Daredevil Nik Wallenda crosses a tightrope between two skyscrapers above Chicago.
The setting sun shimmered off of wind swept waves on Lake Erie as my plane took off for Chicago and I headed back to normal life, knowing that the people who I covered over the past three days will need a lot more than a 400 mile flight to return to their normal life. I flew to Cleveland on Monday after three women, Amanda Berry, Gina DeJesus and Michelle Knight, and a child escaped from the home of Ariel Castro after allegedly being held there for about a decade.
Last night I photographed what turned out to be a scarcely attended candlelight vigil against gun violence, interestingly enough, organized by the former Obama campaign.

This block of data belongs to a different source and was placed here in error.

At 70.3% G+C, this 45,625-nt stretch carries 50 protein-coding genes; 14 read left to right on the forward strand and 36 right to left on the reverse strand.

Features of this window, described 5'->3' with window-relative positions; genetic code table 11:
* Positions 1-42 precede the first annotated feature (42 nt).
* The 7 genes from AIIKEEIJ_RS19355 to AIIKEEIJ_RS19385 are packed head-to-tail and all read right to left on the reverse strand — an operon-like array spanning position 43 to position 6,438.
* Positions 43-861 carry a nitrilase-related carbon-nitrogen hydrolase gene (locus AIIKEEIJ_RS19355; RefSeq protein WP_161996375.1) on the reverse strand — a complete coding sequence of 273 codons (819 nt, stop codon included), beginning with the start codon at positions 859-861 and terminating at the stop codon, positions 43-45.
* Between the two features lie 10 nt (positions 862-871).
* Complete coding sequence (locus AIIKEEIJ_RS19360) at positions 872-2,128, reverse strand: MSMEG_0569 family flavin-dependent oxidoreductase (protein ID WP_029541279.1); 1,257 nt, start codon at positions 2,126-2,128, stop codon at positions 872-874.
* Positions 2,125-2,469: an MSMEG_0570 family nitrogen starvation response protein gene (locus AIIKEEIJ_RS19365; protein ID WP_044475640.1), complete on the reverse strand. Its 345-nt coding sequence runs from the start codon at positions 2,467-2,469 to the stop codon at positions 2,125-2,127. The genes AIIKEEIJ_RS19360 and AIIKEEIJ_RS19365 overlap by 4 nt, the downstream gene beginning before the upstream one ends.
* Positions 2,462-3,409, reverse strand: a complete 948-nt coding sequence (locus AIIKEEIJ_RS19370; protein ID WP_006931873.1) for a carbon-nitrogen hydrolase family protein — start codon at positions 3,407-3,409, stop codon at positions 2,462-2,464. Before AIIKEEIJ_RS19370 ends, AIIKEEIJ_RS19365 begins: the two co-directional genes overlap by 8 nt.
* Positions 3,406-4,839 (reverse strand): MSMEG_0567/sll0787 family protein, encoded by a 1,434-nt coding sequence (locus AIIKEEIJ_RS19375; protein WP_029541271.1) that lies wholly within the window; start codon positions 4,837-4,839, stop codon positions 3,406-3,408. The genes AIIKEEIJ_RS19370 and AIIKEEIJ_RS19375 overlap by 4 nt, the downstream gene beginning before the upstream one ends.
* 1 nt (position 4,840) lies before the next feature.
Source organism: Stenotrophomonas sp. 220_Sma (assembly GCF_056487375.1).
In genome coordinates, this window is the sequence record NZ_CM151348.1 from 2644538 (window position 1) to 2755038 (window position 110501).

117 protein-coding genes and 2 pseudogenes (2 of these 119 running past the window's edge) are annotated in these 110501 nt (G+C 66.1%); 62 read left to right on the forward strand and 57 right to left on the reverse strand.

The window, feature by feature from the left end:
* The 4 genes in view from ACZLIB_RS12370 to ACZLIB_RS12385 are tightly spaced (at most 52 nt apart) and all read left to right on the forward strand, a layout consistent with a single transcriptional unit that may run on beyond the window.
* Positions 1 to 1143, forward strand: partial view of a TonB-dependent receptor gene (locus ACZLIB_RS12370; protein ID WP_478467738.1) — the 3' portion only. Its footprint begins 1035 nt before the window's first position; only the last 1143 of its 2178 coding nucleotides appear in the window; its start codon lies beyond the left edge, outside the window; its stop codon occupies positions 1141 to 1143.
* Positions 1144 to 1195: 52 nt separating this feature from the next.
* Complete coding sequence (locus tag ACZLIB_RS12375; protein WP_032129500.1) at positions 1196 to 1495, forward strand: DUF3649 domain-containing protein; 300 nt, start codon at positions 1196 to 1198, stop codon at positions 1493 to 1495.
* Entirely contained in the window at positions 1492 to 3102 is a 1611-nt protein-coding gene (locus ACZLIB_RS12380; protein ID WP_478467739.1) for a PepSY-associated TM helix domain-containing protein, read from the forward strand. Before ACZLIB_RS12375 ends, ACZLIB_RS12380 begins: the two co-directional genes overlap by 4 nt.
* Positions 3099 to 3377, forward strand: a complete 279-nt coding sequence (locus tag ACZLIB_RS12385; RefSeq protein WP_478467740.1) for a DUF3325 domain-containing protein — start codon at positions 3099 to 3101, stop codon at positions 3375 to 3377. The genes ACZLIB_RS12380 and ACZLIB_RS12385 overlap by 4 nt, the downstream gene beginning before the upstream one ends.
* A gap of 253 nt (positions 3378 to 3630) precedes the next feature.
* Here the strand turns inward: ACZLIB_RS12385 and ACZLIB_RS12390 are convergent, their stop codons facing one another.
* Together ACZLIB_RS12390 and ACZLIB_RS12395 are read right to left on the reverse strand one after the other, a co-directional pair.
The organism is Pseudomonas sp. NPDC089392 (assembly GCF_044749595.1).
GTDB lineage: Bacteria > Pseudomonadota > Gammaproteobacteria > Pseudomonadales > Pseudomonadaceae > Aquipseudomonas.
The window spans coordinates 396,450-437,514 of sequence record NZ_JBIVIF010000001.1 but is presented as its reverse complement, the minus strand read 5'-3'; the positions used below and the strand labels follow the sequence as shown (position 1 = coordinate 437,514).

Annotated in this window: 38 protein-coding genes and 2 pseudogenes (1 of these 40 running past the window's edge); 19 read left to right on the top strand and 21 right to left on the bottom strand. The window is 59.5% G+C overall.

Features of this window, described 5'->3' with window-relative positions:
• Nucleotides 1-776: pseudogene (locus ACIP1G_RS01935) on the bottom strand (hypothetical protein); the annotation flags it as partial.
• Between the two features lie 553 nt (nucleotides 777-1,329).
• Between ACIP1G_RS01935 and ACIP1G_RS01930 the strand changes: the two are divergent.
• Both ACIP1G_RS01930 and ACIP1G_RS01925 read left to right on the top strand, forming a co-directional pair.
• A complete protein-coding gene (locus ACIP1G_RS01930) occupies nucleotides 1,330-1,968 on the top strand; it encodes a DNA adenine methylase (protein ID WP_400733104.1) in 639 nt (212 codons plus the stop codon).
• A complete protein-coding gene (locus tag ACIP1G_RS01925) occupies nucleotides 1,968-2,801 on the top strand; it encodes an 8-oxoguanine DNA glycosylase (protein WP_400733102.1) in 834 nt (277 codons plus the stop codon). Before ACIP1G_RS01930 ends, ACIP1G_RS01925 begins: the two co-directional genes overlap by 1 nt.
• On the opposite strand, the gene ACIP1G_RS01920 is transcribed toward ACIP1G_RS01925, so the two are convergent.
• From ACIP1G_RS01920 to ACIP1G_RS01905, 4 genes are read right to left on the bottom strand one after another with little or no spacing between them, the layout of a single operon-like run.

Hadiya Pendleton, 15, was fatally shot on Jan. 29 as she and her friends shielded themselves from rain under a canopy in a Chicago park in what police say was a case of mistaken identity in a gang turf war. Pendleton, a sophomore at Martin Luther King Jr. College Prep, had performed with her school band eight days earlier at President Barack Obama’s inauguration. A $40,000 reward has been offered in the case.
From the violence-plagued neighborhood where a young Barack Obama cut his teeth as a community organizer, activist Diane Latiker watched the president deliver his election night victory speech. She felt a certain pride as he called for an America that was open to the “young boy on the South Side of Chicago who sees life beyond the nearest street corner.”